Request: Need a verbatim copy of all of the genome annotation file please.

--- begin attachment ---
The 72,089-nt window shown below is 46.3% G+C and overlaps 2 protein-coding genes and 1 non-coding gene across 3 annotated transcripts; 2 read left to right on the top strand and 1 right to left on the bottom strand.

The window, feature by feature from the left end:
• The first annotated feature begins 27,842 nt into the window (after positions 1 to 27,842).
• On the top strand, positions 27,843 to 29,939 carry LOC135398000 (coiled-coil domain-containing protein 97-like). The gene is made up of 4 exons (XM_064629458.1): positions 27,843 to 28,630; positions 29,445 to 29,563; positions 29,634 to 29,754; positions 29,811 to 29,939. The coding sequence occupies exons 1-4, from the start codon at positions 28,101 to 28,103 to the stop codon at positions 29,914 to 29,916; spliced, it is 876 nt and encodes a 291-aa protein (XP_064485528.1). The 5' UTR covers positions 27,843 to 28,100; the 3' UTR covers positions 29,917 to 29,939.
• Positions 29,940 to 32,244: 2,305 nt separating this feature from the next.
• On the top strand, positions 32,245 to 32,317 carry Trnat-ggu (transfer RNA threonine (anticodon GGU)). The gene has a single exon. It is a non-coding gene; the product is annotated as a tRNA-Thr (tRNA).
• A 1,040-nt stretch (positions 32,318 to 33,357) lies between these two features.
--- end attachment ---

The 72,089-nt window shown below is 46.3% G+C and overlaps 2 protein-coding genes and 1 non-coding gene across 3 annotated transcripts; 2 read left to right on the top strand and 1 right to left on the bottom strand.

The window, feature by feature from the left end:
• The first annotated feature begins 27,842 nt into the window (after positions 1 to 27,842).
• On the top strand, positions 27,843 to 29,939 carry LOC135398000 (coiled-coil domain-containing protein 97-like). The gene is made up of 4 exons (XM_064629458.1): positions 27,843 to 28,630; positions 29,445 to 29,563; positions 29,634 to 29,754; positions 29,811 to 29,939. The coding sequence occupies exons 1-4, from the start codon at positions 28,101 to 28,103 to the stop codon at positions 29,914 to 29,916; spliced, it is 876 nt and encodes a 291-aa protein (XP_064485528.1). The 5' UTR covers positions 27,843 to 28,100; the 3' UTR covers positions 29,917 to 29,939.
• Positions 29,940 to 32,244: 2,305 nt separating this feature from the next.
• On the top strand, positions 32,245 to 32,317 carry Trnat-ggu (transfer RNA threonine (anticodon GGU)). The gene has a single exon. It is a non-coding gene; the product is annotated as a tRNA-Thr (tRNA).
• A 1,040-nt stretch (positions 32,318 to 33,357) lies between these two features.